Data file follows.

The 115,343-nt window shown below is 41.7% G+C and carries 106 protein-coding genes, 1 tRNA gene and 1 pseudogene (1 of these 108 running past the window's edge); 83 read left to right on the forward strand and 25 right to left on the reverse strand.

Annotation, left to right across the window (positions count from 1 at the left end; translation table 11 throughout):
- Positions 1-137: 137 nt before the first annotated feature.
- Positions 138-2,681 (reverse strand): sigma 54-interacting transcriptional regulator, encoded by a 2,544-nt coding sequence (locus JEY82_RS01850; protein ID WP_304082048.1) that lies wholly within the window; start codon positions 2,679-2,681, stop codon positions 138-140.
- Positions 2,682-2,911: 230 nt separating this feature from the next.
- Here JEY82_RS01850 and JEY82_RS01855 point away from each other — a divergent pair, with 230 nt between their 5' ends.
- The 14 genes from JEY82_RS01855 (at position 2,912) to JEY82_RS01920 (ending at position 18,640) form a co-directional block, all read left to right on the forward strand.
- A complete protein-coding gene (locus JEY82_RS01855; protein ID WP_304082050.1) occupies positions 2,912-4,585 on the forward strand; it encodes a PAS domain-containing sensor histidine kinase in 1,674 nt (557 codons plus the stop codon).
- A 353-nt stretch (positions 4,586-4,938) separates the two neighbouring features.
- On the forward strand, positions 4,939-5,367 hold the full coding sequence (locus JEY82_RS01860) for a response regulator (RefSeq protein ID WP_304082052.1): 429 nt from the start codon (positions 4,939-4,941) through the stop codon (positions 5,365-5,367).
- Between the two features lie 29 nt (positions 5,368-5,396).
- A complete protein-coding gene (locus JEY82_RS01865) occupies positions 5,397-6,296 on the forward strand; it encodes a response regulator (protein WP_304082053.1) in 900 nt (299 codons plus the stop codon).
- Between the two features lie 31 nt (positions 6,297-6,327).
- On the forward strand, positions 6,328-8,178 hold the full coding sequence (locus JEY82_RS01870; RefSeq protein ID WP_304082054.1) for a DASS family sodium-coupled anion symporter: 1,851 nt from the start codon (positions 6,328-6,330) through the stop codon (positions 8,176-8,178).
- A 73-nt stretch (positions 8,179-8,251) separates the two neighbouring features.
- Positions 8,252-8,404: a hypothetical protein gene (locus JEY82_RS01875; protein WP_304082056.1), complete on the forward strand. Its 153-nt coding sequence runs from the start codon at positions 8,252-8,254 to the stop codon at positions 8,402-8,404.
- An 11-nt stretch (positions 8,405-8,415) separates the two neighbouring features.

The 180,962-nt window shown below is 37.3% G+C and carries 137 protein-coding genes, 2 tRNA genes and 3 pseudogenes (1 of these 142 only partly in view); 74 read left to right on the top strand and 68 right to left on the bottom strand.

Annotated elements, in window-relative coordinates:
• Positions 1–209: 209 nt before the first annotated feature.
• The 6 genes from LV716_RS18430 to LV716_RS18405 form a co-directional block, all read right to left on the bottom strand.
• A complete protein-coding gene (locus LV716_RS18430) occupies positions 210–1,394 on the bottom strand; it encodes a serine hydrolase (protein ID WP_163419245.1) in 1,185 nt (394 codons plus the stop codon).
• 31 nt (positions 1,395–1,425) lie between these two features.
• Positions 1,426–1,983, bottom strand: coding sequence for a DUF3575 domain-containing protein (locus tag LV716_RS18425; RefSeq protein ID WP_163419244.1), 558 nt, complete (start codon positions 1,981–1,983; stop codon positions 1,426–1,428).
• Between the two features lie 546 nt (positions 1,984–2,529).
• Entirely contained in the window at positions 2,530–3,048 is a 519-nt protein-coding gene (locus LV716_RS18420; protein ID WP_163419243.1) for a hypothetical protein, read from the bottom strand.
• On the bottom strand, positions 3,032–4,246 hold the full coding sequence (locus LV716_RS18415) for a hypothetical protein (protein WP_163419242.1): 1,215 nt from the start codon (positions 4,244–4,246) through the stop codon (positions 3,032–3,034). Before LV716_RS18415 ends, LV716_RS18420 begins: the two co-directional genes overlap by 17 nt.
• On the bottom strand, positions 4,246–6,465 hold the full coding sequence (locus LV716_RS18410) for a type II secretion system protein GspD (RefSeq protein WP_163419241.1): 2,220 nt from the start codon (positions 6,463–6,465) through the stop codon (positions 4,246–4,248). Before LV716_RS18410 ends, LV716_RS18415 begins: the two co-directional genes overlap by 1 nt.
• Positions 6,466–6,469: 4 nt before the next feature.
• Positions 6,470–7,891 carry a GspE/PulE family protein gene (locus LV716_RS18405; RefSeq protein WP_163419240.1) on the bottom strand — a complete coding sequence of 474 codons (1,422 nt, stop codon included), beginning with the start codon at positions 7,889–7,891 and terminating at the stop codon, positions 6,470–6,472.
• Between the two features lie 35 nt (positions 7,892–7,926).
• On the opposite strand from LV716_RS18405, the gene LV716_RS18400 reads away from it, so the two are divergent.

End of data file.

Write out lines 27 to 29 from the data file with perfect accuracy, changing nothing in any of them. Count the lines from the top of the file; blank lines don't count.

• On the bottom strand, positions 3,032–4,246 hold the full coding sequence (locus LV716_RS18415) for a hypothetical protein (protein WP_163419242.1): 1,215 nt from the start codon (positions 4,244–4,246) through the stop codon (positions 3,032–3,034). Before LV716_RS18415 ends, LV716_RS18420 begins: the two co-directional genes overlap by 17 nt.
• On the bottom strand, positions 4,246–6,465 hold the full coding sequence (locus LV716_RS18410) for a type II secretion system protein GspD (RefSeq protein WP_163419241.1): 2,220 nt from the start codon (positions 6,463–6,465) through the stop codon (positions 4,246–4,248). Before LV716_RS18410 ends, LV716_RS18415 begins: the two co-directional genes overlap by 1 nt.
• Positions 6,466–6,469: 4 nt before the next feature.